As Conte Faces Italy Vote, EU Cash Is Key to His Survival


The promise of a wave of European money could help Italian Prime Minister Giuseppe Conte weather a challenging set of regional elections.

Voters in seven of Italy’s 20 regions, including several dominated by parties in Conte’s coalition, go to the polls Sept. 20 and Sept. 21. Mayoral elections and a nationwide referendum on reducing the number of lawmakers in parliament will be held at the same time.

Tuscany, Marche and Puglia may be the places to watch most closely. They’re all held by the center-left, and if the opposition bloc led by Matteo Salvini of the anti-migrant League is able to flip any of these regions it could make life uncomfortable for Conte.

But it would still make little sense for any of the premier’s allies to pull out of his coalition, just when they are about to get the political boost of a windfall from the European Union.

“This government will stay in power whatever the votes’ outcome,” said Roberto D’Alimonte, a political science professor at Rome’s Luiss University. “If the coalition parties triggered an early general election after the regional vote, they’d lose power and control of the European Union’s recovery fund.”

Some Conte loyalists are more worried about whether the administration can take advantage of the expected cash from the EU than about the vote, according to a senior official familiar with their conversations. If the government is seen as wasting money, or pursuing policies based on party or ministry chiefs’ egos, Italians may turn their backs on the ruling parties for years to come, said the official, who asked not to be named discussing a confidential issue.

The Conte government, struggling to salvage an economy crippled by the coronavirus pandemic, is drawing up projects for Italy’s expected 209 billion-euro ($247 billion) share of the EU’s grants and loans package. The relief funding has become a tug of war, as parties in the coalition led by the anti-establishment Five Star Movement and the center-left Democratic Party lobby for their pet projects.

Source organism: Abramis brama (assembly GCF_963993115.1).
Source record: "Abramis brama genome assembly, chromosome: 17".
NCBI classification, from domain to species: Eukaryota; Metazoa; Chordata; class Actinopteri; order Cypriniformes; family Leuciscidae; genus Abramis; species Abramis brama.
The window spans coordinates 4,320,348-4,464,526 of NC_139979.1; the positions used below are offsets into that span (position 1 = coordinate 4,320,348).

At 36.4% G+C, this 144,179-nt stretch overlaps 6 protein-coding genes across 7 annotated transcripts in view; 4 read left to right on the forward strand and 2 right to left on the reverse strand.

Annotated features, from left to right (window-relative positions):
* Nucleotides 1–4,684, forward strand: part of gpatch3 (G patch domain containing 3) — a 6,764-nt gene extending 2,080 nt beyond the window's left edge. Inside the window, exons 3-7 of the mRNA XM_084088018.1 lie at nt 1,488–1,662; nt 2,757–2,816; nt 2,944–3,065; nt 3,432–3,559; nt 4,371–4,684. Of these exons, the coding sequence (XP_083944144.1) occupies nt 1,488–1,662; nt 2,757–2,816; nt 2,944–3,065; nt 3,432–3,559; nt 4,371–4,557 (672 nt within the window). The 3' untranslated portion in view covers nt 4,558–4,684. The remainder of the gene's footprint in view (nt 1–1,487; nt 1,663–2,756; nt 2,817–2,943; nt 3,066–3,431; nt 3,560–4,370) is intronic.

Resisting Reshuffle

Even if Conte’s job looks safe for the moment, a poor regional showing by coalition allies could lead to increased calls for a limited government reshuffle, which the premier has so far resisted. Some lawmakers from the Democrats, or PD, grumble that their party is too subservient to Five Star, the biggest force in the alliance.

PD leader Nicola Zingaretti on Sept. 13 appealed to his allies and Conte for a “change of pace,” saying the country needs more decisive leadership.

“Enough with the too many ‘ifs,’ the waiting and the delays,” Zingaretti said at a rally in the northern city of Modena. Unlike Conte, Zingaretti may have reason to be impatient: his position as party leader is considered to be at risk if the PD loses badly in the regional votes.

Coalition members may have got the message. Although in many cases the two main parties in Conte’s government back rival candidates in the regional vote, Five Star and the PD have stopped short of criticizing the premier or each other on the campaign trail.

They’re also keenly aware of opinion polls showing that Salvini’s bloc would win an early general election. Even without its center-right allies, the League is polling at around 25% in national surveys, maintaining its position as the country’s most popular party despite a steady slide since its high-water mark in the 2019 European vote.

PD Deputy Secretary Andrea Orlando said a center-left defeat would weaken the government, but he ruled out a collapse. Triggering a government crisis “when we are defining the projects for the European funds would mean imposing ‘hara-kiri’ on the country, not on the center-left or Five Star,” Orlando told newspaper Corriere della Sera on Thursday.

Fewer Seats

A referendum vote in favor of cutting the number of seats in parliament -- a core Five Star policy position -- could also favor keeping the coalition in place, as negotiations on drawing up new constituencies and on electoral reform would make a snap vote impossible. A negative referendum vote, though, could severely destabilize Conte’s government.

Despite volatile politics and budget disputes ahead, investors have signaled they’re sticking with Italy’s debt, reassured by the fiscal and monetary firepower of the EU and the European Central Bank shielding the country’s bond market.

Even Salvini has sought to separate what he hopes is a victory in the regional elections from the fate of Conte’s coalition. The League leader said on RTL radio on Sept. 14 that he hopes the premier will “go home, but not because of the regional elections.”

©2020 Bloomberg L.P.

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